Indian Prime Minister close associate Gautam Adani, the billionaire owner of Adani, plans to build a railway to transport the coal from the mine to Abbot Point, a port the group owns on the Queensland coast near the Great Barrier Reef marine park. From here Adani would ship the coal to India to fuel its network of electricity power plants.
Adani’s board gave final approval for the mine in June. But raising money for the venture has so far proved an insurmountable challenge due to the decline in global coal markets and a vocal protest movement led by international environmental groups such as 350.org and Greenpeace.
The project has become a litmus test on the future of coal, amid growing investor fears about whether increasingly onerous regulations on the emissions will create stranded assets.
On Monday the world’s biggest coal terminal, Port of Newcastle, warned it needed to diversify and prepare for a future without coal.
“It looks like another wheel has fallen off the Adani project,” said Tim Buckley, a director at the Institute for Energy Economics and Financial Analysis, an opponent of the Adani project.
“With all of the Chinese banks ruling out involvement in the Carmichael proposal, deal funding has fallen over.” he added.
All this made Adani Group to cancell A$2bn contract with a mining services company for work on its proposed Carmichael coal mine in Australia yesterday.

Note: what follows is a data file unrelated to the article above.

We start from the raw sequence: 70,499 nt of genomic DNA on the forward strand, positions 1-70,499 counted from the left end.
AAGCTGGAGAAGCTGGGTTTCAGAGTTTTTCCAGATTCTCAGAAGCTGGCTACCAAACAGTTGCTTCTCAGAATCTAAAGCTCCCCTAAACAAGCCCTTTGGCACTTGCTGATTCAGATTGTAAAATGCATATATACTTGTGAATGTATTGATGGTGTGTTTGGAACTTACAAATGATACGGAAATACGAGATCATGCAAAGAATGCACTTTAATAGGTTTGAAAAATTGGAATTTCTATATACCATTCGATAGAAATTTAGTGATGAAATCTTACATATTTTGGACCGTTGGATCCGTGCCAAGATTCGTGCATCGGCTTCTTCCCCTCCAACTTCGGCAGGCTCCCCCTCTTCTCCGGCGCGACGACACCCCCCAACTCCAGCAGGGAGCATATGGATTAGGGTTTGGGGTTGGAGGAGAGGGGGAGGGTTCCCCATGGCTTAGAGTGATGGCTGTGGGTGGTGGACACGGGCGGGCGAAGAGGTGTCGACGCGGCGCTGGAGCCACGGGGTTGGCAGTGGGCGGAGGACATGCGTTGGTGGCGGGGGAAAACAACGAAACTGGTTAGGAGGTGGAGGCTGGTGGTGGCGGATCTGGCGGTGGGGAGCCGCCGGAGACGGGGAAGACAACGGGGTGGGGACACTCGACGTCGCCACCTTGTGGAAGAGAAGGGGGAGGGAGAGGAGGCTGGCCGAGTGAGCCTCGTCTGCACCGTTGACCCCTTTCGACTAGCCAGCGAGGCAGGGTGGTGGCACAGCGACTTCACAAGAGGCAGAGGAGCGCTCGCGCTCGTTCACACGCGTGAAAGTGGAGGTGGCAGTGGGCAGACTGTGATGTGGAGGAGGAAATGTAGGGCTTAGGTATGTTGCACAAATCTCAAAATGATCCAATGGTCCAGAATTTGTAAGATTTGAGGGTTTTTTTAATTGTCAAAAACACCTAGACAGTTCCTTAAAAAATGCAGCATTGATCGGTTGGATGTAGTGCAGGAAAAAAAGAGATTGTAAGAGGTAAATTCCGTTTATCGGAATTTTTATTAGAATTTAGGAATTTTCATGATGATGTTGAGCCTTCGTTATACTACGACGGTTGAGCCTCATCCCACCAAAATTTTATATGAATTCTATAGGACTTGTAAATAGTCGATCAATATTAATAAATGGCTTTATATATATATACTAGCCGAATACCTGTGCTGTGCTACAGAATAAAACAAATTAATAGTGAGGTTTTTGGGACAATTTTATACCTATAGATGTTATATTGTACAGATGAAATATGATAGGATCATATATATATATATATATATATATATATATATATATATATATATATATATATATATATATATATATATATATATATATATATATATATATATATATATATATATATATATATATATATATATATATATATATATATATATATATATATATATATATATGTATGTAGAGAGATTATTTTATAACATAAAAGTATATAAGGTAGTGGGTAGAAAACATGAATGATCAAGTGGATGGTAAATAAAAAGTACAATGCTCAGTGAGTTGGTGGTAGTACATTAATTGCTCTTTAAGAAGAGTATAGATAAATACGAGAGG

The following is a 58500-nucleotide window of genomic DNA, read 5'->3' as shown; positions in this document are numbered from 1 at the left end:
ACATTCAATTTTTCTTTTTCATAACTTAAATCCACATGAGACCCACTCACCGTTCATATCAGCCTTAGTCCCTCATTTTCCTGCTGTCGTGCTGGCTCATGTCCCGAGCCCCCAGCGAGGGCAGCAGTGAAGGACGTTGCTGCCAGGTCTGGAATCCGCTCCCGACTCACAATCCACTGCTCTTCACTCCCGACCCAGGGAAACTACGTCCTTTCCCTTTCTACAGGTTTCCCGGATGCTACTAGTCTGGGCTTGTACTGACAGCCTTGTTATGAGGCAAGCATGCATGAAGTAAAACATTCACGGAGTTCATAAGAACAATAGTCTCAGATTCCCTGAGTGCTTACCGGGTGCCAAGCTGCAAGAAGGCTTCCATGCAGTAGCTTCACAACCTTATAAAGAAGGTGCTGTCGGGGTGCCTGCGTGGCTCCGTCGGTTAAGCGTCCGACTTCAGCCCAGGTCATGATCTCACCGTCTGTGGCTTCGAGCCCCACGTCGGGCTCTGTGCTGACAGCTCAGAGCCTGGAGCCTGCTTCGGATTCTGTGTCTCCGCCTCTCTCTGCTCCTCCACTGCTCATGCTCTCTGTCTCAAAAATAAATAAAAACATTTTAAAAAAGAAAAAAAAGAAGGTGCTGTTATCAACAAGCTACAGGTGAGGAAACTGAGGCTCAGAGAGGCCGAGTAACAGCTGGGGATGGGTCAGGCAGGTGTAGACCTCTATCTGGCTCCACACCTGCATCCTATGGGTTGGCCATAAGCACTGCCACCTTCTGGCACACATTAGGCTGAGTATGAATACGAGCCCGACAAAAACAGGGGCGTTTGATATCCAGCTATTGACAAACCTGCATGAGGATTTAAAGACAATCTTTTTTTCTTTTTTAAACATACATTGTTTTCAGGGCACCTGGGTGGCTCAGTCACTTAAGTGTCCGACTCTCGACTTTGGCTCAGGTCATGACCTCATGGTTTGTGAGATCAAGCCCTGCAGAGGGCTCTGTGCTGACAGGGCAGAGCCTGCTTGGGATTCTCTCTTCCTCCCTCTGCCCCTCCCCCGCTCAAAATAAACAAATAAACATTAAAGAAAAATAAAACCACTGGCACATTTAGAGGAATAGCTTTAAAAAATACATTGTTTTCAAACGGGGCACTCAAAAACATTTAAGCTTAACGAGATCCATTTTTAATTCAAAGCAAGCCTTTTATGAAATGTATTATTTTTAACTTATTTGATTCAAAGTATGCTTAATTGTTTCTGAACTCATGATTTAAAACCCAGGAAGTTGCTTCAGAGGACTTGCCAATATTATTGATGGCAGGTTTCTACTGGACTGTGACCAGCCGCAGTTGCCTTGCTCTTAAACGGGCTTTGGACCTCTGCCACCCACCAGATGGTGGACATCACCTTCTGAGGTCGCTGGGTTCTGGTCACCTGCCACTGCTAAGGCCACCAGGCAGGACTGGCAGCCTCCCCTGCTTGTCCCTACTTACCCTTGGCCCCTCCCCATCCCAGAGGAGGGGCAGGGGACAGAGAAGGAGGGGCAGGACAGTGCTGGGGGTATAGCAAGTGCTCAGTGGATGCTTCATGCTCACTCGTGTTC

The cancellation of the contract with Downer, an Australian company, on Monday is the latest challenge to hit the Indian conglomerate’s project, which has become a focal point for protesters over the role played by coal in causing climate change.
It also follows a decision last week by the Queensland state government to veto a A$900m ($690m) low-cost loan to Adani and the failure of Chinese investors to back the Carmichael mine.
“Adani and Downer have mutually agreed to cancel all letter of awards and Downer will provide transitional assistance until 31st March 2018,” Adani said in a statement.
Adani said it remained committed to the A$16.5bn Carmichael project but planned to develop and run the mine on an owner-operator basis to achieve the “lowest quartile cost of production”.
The Carmichael project has become a symbol of the global battle between environmentalists and the fossil fuel industry, attracting a series of legal challenges that have caused lengthy delays. The proposed mine sits in Queensland’s Galilee Basin, one of the world’s largest untapped coal resources.
Earlier this year Adani turned to China to source funding for the Carmichael mine. Executives from Adani and Downer held talks with Zhang Chun, president of China Machinery Engineering Corporation, about funding the project. However, no agreement has been reached.
Last week Bob Carr, a former Australian foreign minister and director of a China think-tank at University of Technology Sydney, said he believed Chinese investors would not fund the mine.